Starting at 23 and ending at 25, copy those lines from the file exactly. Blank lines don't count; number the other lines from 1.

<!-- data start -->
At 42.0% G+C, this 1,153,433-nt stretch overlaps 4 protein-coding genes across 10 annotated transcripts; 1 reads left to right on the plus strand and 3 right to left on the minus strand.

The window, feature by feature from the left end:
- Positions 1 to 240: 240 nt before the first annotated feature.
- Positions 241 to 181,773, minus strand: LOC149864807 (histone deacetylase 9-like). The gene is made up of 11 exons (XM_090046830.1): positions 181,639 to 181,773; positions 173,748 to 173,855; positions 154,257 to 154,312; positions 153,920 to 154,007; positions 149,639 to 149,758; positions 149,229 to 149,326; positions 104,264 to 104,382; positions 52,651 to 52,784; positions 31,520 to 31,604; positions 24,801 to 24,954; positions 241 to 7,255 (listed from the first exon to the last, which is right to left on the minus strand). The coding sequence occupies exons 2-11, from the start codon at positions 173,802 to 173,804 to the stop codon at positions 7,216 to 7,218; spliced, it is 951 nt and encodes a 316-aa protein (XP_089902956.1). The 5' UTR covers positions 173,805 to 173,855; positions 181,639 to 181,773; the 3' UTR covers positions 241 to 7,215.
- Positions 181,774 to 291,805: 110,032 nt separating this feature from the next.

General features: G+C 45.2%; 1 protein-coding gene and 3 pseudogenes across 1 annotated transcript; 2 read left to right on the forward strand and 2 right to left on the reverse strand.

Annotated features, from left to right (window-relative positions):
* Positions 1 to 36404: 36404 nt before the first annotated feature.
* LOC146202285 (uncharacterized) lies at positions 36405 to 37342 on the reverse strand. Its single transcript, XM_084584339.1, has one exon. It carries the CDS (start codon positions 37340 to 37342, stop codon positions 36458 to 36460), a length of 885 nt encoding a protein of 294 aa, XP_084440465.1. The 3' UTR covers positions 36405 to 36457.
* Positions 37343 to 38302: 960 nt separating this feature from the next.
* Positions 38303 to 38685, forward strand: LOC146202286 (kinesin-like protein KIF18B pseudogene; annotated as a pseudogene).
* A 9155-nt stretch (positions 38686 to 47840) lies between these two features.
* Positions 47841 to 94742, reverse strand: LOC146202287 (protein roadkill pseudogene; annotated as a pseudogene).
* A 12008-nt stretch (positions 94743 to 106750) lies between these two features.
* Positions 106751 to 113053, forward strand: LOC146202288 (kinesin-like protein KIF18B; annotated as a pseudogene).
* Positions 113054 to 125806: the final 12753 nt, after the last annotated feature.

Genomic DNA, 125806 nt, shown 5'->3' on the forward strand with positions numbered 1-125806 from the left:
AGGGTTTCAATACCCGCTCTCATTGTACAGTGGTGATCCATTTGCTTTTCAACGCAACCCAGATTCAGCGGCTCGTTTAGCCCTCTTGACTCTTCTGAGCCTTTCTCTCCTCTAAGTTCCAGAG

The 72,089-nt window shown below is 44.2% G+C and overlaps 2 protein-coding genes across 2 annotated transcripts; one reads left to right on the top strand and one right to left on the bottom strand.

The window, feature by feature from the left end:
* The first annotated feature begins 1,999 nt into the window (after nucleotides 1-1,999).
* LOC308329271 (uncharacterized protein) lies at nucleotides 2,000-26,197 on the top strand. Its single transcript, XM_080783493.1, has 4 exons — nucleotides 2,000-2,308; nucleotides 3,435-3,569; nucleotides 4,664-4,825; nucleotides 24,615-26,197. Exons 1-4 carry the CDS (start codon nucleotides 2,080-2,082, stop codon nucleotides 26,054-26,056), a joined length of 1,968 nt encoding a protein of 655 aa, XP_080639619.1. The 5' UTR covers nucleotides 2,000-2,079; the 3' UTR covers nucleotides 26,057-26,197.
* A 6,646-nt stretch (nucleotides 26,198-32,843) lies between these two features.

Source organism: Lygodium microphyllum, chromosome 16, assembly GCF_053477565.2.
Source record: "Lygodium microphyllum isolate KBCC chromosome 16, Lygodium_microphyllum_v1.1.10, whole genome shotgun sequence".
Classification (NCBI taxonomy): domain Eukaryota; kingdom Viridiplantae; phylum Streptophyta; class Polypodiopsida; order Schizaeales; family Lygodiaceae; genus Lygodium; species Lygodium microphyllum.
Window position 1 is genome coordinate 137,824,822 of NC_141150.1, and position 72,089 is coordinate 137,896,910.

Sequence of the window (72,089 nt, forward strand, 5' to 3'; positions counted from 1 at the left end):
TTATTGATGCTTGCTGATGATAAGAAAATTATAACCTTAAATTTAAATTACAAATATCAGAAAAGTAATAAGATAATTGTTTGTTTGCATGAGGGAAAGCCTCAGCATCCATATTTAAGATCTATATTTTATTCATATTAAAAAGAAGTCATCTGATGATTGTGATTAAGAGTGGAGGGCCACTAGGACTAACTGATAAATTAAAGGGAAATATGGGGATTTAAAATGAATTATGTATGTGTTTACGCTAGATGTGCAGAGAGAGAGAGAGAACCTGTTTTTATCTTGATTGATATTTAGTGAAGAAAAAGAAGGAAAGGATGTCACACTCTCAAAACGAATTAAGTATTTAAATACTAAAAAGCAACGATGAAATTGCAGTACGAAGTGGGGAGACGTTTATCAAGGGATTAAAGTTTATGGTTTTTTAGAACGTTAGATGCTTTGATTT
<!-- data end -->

* A 6,646-nt stretch (nucleotides 26,198-32,843) lies between these two features.

Source organism: Lygodium microphyllum, chromosome 16, assembly GCF_053477565.2.
Source record: "Lygodium microphyllum isolate KBCC chromosome 16, Lygodium_microphyllum_v1.1.10, whole genome shotgun sequence".